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Working as a programmer, is it useful to study by heart standard algorithms such as Dijkstra, Quicksort and so on, or do you just Google them and use them?

Tags: Quicksort Dijkstra algorithms
Date:
Status:Unresolved
Question Id:67

I apologize for not reading through the other 17 answers before writing mine. I’ll address the two algorithms mentioned in the question: Dijkstra’s algorithm and quicksort.

You need to know the conditions under which you will be running the algorithms.

For Dijkstra, you want to be sure that all the edge weights are nonnegative. A single negative edge weight can produce incorrect results. OK, now that you’ve verified that all the edge weights are nonnegative, what else do you know about them? Are they all equal? Then you can just run breadth-first search instead. Are they all integers in a constrained range? Then you can run Dial’s algorithm, which is really just Dijkstra’s algorithm with a bucket-based min-priority queue.

For quicksort, what do you know about the keys that you’re sorting? Are they all integers in a constrained range? Then maybe you’re better off with counting sort or radix sort. Is the array almost sorted, in the sense that every item is close to where it belongs in the sorted order? Then you might be better off with insertion sort.

You don’t necessarily need to be able to regurgitate the code for any particular algorithm or data structure—yeah, go look it up in CLRS or another source—but you need to know when to apply it. To give an analogy to the tools that I have down in my basement workshop, if I really want to, I can drive a nail with a screwdriver. But that doesn’t mean it’s the best way to do so.

Answer
Date:
Correct:No

A single negative edge weight can produce incorrect results. — …unless you modify the algorithm to reinsert vertices into the priority queue when their distance values decrease (and to notice negative cycles), in which case a single negative edge only doubles the running time in the worst case (and usually has even less impact in practice).

Answer
Date:
Correct:No

I’d argue that a significant portion of programmers never necessarily come across a use case, where some built in sort function wouldn’t be enough, but they need to realize it when they come across one. I’d say more generally:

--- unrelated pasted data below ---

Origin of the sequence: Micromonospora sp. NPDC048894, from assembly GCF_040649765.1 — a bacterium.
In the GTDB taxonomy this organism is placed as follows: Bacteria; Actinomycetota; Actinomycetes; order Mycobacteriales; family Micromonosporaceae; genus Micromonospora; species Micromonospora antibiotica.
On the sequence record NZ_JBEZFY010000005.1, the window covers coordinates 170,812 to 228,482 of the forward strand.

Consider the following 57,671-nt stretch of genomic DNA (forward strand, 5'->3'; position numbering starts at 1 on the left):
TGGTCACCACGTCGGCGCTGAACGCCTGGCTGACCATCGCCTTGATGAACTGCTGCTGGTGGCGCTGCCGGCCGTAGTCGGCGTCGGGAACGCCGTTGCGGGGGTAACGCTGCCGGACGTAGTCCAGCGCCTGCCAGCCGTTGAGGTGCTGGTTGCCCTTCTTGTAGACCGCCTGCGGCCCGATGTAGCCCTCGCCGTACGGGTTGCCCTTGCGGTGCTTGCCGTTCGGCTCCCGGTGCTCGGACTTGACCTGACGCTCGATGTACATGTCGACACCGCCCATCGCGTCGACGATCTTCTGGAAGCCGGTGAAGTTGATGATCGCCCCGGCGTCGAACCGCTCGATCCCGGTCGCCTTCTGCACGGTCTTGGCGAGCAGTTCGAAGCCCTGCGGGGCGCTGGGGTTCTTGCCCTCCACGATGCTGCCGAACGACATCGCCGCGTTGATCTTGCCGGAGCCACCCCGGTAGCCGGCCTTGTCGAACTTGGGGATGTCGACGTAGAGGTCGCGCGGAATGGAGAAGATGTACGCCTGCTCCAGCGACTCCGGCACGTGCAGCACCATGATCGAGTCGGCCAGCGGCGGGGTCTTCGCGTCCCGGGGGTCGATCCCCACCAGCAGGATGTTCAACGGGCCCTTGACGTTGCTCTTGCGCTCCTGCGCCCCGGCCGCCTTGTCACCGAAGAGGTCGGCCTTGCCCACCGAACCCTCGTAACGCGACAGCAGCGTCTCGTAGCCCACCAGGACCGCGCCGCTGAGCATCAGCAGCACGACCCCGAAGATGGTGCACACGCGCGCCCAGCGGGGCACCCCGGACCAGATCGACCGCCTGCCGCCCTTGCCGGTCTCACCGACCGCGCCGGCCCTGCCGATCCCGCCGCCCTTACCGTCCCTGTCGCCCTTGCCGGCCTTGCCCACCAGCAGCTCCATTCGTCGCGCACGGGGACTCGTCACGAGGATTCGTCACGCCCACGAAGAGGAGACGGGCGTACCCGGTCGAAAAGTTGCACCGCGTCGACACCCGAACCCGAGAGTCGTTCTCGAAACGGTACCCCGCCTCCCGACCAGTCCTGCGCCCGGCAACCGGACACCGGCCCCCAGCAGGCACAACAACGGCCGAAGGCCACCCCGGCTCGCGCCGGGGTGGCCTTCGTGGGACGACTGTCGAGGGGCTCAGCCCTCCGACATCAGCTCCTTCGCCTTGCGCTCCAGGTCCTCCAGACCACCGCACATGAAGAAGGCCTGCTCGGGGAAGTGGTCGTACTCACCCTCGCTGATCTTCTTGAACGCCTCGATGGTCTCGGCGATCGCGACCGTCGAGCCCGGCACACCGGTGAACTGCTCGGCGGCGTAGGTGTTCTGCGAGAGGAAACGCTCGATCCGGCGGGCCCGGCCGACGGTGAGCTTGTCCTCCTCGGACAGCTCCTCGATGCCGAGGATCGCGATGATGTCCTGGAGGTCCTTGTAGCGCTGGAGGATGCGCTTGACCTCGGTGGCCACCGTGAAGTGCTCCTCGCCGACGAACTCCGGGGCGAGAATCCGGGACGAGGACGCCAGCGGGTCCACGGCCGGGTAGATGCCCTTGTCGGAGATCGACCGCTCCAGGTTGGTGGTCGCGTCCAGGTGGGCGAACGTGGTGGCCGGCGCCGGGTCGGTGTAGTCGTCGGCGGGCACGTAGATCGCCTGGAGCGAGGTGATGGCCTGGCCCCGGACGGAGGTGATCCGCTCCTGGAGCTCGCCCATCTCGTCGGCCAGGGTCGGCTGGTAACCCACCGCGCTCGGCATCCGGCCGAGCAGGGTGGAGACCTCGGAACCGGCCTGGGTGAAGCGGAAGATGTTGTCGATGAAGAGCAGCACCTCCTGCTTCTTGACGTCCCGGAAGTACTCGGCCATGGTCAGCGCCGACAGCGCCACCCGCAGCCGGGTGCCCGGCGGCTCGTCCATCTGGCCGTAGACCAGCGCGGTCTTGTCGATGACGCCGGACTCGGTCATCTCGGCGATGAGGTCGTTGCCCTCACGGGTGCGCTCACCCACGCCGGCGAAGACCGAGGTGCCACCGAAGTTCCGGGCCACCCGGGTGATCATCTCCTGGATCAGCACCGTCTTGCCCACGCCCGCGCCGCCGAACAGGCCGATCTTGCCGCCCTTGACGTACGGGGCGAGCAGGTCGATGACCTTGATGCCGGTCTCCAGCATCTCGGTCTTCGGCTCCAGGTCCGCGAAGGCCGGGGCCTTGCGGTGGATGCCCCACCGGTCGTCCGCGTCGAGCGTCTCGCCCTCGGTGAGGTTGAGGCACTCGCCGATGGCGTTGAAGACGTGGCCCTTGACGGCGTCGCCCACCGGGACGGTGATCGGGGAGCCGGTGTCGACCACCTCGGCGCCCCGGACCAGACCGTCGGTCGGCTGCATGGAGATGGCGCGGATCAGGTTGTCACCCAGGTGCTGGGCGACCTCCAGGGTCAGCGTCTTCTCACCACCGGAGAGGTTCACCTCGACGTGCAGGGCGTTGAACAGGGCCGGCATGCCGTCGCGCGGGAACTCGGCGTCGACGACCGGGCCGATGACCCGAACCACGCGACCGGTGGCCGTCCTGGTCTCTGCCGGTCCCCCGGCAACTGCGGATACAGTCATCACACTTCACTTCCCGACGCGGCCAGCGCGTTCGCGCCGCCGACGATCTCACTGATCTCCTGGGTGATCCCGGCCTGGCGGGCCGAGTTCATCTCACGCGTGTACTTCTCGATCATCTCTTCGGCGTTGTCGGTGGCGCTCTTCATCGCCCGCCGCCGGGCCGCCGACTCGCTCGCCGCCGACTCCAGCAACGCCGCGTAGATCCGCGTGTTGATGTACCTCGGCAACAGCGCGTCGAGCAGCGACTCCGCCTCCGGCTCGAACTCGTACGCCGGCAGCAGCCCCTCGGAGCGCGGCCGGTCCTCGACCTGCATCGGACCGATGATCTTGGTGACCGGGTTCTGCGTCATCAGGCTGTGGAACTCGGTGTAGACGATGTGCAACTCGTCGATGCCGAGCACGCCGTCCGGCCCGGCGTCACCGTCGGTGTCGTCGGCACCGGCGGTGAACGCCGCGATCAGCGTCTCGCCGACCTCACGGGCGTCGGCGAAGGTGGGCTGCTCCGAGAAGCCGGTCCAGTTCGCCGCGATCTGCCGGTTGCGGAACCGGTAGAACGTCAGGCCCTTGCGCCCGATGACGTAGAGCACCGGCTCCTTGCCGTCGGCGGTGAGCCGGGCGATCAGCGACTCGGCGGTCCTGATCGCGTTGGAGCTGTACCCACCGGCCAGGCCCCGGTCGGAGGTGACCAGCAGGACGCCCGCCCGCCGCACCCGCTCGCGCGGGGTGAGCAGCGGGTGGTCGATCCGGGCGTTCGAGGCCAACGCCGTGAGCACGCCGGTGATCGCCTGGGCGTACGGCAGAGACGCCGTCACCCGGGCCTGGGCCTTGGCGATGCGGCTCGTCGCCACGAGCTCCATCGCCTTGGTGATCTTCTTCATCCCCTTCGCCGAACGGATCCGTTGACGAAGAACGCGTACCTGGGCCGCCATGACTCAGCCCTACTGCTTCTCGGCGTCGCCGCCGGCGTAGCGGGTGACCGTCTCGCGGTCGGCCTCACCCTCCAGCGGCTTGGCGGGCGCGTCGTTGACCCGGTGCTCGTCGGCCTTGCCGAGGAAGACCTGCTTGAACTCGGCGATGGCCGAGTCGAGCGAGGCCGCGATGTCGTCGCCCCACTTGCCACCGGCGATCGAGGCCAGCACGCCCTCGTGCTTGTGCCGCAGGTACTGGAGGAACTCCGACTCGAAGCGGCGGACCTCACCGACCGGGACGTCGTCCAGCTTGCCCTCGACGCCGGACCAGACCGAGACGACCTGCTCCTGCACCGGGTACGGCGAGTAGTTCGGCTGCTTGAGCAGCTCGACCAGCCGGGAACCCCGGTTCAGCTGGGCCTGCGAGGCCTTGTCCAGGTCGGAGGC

You need to roughly know what algorithms exist and to be able to (re)learn and understand the conditions under which you should be running the algorithms.

Answer
Date:
Correct:No

I wonder if there is a database that lists these preconditions for algorithms?

Answer
Date:
Correct:No

Ask an old programmer who's been bitten on the rump by the wrong one.

This is definitely one of those ‘ask a friend’ type things. They can glance at it and give you the answer in seconds.

Next, this is where resources like Stack Overflow shine. Not you asking the question, necessarily, but when you search it'll start with the broadest case and your narrowing it down will teach you the important key concepts to select with.

And that's the problem with a normal database for a problem like this. You need to know how to ask the question, which often leads you right to it on SO or describing it to someone.

Heck, ask your cat, dog or significant other as a last gasp effort. In an interview, ask your interviewer if you're totally lost. It may not win you that specific job, but chances are you'll learn more stuff for the next interview.

Oh, and how us ‘old dudes’ do it? Years of experience with the ‘shape’ of solutions. You develop a feel for where systems break and know to look out for edge cases, literally and figuratively.

Take your search paradigm. If you're searching for lowest weighted path, simplest is root to leaf on a tree, all positive integer lengths. Then you keep adding constraints until your problem looks like an algorithm. That is, you're doing a parallel search between the graph and algorithm characteristics.

And that construct develops over time. I can't give you ‘use x algorithm for y problem’ by name, but I could find it in minutes with a copy of CLRS just using the above model. That is, I know where to start looking and then where to dig once I have the right area.

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